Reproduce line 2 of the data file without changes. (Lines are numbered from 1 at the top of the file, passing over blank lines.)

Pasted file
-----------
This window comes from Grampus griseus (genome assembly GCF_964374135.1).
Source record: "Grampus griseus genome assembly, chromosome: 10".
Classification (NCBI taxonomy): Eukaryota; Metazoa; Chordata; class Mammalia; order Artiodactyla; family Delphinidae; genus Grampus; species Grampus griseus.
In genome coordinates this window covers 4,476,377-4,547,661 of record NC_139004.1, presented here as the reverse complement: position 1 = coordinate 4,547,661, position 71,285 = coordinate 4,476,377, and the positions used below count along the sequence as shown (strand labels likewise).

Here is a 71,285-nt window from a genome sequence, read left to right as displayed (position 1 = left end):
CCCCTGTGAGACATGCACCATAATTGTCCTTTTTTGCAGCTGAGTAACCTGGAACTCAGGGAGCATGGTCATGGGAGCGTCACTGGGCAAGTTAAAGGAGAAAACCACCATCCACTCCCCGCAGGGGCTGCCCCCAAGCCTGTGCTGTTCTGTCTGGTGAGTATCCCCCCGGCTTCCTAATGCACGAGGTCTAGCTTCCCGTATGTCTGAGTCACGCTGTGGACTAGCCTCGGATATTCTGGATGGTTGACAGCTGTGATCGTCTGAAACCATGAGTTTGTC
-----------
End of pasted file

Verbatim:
Source record: "Grampus griseus genome assembly, chromosome: 10".